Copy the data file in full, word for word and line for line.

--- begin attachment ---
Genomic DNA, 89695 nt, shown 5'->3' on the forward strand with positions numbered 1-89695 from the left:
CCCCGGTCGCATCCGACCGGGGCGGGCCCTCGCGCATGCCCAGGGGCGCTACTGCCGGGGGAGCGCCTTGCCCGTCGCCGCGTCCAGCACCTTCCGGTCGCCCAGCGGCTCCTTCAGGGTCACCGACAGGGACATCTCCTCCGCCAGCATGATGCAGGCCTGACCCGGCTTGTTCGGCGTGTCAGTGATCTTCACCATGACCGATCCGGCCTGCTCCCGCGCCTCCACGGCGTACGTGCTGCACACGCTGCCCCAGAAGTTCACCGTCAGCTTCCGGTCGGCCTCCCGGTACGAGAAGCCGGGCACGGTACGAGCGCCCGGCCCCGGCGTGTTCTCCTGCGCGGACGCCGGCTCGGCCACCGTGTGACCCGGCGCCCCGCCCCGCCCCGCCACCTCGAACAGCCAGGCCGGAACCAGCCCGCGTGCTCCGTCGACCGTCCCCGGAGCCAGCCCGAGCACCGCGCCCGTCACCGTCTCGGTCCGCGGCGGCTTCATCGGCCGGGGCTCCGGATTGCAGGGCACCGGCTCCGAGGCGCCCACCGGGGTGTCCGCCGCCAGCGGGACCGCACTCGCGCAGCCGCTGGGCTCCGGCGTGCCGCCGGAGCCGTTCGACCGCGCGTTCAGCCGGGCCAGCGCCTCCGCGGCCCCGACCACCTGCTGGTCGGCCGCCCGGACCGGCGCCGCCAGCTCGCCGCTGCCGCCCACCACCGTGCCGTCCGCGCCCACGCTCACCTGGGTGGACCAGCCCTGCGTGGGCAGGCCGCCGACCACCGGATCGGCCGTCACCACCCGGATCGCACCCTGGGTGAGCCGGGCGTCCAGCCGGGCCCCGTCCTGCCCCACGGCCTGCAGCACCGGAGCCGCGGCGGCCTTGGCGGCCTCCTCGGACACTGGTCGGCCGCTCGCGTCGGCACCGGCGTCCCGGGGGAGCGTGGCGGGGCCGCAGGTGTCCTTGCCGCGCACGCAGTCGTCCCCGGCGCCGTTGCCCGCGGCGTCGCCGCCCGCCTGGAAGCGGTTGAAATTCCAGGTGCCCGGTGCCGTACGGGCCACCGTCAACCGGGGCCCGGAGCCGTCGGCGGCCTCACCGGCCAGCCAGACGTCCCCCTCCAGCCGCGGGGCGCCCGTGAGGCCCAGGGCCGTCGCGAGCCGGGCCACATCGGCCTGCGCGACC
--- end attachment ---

Genomic DNA, 89695 nt, shown 5'->3' on the forward strand with positions numbered 1-89695 from the left:
CCCCGGTCGCATCCGACCGGGGCGGGCCCTCGCGCATGCCCAGGGGCGCTACTGCCGGGGGAGCGCCTTGCCCGTCGCCGCGTCCAGCACCTTCCGGTCGCCCAGCGGCTCCTTCAGGGTCACCGACAGGGACATCTCCTCCGCCAGCATGATGCAGGCCTGACCCGGCTTGTTCGGCGTGTCAGTGATCTTCACCATGACCGATCCGGCCTGCTCCCGCGCCTCCACGGCGTACGTGCTGCACACGCTGCCCCAGAAGTTCACCGTCAGCTTCCGGTCGGCCTCCCGGTACGAGAAGCCGGGCACGGTACGAGCGCCCGGCCCCGGCGTGTTCTCCTGCGCGGACGCCGGCTCGGCCACCGTGTGACCCGGCGCCCCGCCCCGCCCCGCCACCTCGAACAGCCAGGCCGGAACCAGCCCGCGTGCTCCGTCGACCGTCCCCGGAGCCAGCCCGAGCACCGCGCCCGTCACCGTCTCGGTCCGCGGCGGCTTCATCGGCCGGGGCTCCGGATTGCAGGGCACCGGCTCCGAGGCGCCCACCGGGGTGTCCGCCGCCAGCGGGACCGCACTCGCGCAGCCGCTGGGCTCCGGCGTGCCGCCGGAGCCGTTCGACCGCGCGTTCAGCCGGGCCAGCGCCTCCGCGGCCCCGACCACCTGCTGGTCGGCCGCCCGGACCGGCGCCGCCAGCTCGCCGCTGCCGCCCACCACCGTGCCGTCCGCGCCCACGCTCACCTGGGTGGACCAGCCCTGCGTGGGCAGGCCGCCGACCACCGGATCGGCCGTCACCACCCGGATCGCACCCTGGGTGAGCCGGGCGTCCAGCCGGGCCCCGTCCTGCCCCACGGCCTGCAGCACCGGAGCCGCGGCGGCCTTGGCGGCCTCCTCGGACACTGGTCGGCCGCTCGCGTCGGCACCGGCGTCCCGGGGGAGCGTGGCGGGGCCGCAGGTGTCCTTGCCGCGCACGCAGTCGTCCCCGGCGCCGTTGCCCGCGGCGTCGCCGCCCGCCTGGAAGCGGTTGAAATTCCAGGTGCCCGGTGCCGTACGGGCCACCGTCAACCGGGGCCCGGAGCCGTCGGCGGCCTCACCGGCCAGCCAGACGTCCCCCTCCAGCCGCGGGGCGCCCGTGAGGCCCAGGGCCGTCGCGAGCCGGGCCACATCGGCCTGCGCGACC